Soon after you commit to a half or full marathon, it's time to train. Excitement from the target can encourage runners to tackle longer runs than their bodies are ready for at that point, which can quickly lead to aches, pains, burn out and poor performance down the road. The greatest way to assure your success on race day is to follow a plan that starts from where your current fitness level and mileage is.

You may not realize it, but the very same advice that guides new moms is just as helpful to new runners.

4 of our best-selling ebooks, 5 in-depth video courses, 6 high impact training resources, and 4 race-specific training guides.

Today, you’re actually going to learn how to run the right way, keeping you healthy, happy, and injury-free.

Hi Amie, thanks for the support, happy we were able to help you see how important those easy runs were. Race specific training is very important. Running slower will definitely help you, as you will be able to run faster when it matters, check out these 3 articles to see why….this should give you confidence that you are doing the right thing! We shared three articles below with Scott, if you check those out, they should help 🙂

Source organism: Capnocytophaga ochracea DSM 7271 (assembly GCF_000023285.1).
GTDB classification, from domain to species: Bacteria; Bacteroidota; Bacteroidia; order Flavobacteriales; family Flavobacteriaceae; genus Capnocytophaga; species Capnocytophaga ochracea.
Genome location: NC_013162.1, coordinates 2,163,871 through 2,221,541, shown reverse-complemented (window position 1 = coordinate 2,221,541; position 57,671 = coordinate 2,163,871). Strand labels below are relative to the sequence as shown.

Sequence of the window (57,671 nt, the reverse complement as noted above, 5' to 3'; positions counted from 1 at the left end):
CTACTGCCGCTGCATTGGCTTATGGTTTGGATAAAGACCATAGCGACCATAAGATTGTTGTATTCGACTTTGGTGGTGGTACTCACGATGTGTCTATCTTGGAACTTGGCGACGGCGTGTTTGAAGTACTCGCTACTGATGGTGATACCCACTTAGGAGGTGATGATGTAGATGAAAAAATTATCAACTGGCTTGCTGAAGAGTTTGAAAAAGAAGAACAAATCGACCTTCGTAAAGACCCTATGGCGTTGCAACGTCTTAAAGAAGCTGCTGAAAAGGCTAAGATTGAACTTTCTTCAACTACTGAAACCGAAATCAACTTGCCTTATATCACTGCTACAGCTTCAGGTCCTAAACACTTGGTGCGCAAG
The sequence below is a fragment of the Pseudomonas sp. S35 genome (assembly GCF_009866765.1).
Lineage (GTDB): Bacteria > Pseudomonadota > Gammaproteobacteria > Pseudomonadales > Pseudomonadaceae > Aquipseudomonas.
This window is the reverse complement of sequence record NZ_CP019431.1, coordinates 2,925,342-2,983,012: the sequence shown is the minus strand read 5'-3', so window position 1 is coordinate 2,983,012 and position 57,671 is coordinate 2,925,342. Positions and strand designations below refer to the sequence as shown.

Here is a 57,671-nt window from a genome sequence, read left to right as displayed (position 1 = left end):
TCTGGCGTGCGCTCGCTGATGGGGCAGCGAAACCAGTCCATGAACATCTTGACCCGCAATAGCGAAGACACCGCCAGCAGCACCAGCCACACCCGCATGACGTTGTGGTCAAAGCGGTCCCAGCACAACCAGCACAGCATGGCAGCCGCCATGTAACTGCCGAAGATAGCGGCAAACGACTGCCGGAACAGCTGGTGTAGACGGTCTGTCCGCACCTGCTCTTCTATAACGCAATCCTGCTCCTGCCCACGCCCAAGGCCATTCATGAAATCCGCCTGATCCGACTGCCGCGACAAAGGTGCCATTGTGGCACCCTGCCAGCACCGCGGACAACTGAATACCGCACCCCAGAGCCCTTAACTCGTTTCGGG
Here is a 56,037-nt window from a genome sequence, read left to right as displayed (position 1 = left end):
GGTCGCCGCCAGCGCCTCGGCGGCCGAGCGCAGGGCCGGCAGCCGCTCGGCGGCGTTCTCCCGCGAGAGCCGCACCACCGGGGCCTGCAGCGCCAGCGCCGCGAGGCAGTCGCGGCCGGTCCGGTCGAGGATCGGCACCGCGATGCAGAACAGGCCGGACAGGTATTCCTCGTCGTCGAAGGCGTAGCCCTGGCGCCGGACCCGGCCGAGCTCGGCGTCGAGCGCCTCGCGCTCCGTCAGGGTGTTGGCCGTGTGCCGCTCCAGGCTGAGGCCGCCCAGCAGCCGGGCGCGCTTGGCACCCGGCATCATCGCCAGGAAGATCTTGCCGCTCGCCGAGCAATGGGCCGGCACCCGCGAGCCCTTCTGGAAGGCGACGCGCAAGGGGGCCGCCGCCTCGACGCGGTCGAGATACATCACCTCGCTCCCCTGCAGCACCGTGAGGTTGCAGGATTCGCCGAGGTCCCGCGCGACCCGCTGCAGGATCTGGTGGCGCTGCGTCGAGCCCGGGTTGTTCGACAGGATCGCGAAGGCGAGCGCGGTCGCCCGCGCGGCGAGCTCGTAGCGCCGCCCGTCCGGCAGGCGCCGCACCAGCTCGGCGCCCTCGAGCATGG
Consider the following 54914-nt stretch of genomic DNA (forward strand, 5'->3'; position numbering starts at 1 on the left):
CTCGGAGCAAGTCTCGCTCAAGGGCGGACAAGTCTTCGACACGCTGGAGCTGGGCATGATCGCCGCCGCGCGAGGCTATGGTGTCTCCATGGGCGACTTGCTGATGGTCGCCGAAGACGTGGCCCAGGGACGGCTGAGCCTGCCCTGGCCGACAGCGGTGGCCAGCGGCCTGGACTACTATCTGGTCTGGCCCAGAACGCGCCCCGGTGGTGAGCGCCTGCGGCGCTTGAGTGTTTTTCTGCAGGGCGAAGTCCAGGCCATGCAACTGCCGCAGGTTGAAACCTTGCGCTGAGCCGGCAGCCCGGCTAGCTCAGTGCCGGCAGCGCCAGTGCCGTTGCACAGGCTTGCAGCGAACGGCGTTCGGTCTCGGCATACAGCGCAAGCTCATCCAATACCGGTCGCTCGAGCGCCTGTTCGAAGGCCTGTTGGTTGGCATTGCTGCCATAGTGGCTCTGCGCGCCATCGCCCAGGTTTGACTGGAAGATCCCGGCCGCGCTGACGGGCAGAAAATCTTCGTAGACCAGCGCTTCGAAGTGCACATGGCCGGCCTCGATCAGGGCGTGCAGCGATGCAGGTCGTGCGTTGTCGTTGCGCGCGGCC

Here’s a great drill to teach your body to land on your forefoot: Using a line of tape on the ground, practice jump roping with one leg while landing on the forefoot. Stay on the line without looking down.

For perfect running form, your legs should move like the hands on a clock (Imagine tracing a clock with your pedal stroke on a bike. That’s where this clock would be in relation to your body.) When you run, think about bringing your foot up to the 12 o'clock position, reaching out to 3 o'clock, striking the ground directly beneath your body at 6 o'clock, then pushing off to 9 o'clock behind you. This circular motion mimics cycling and allows fast turnover.

I’m just started running (distance) after a 22 year break since being a sprinter in college. I’m 6′ tall, 42 years old and carrying about 25lbs more than I need to. I’ve been running for around two weeks (have a 10K coming up this weekend).

We asked elite runners, coaches, doctors, and more to share their very best advice to help you run farther, faster, longer, and stronger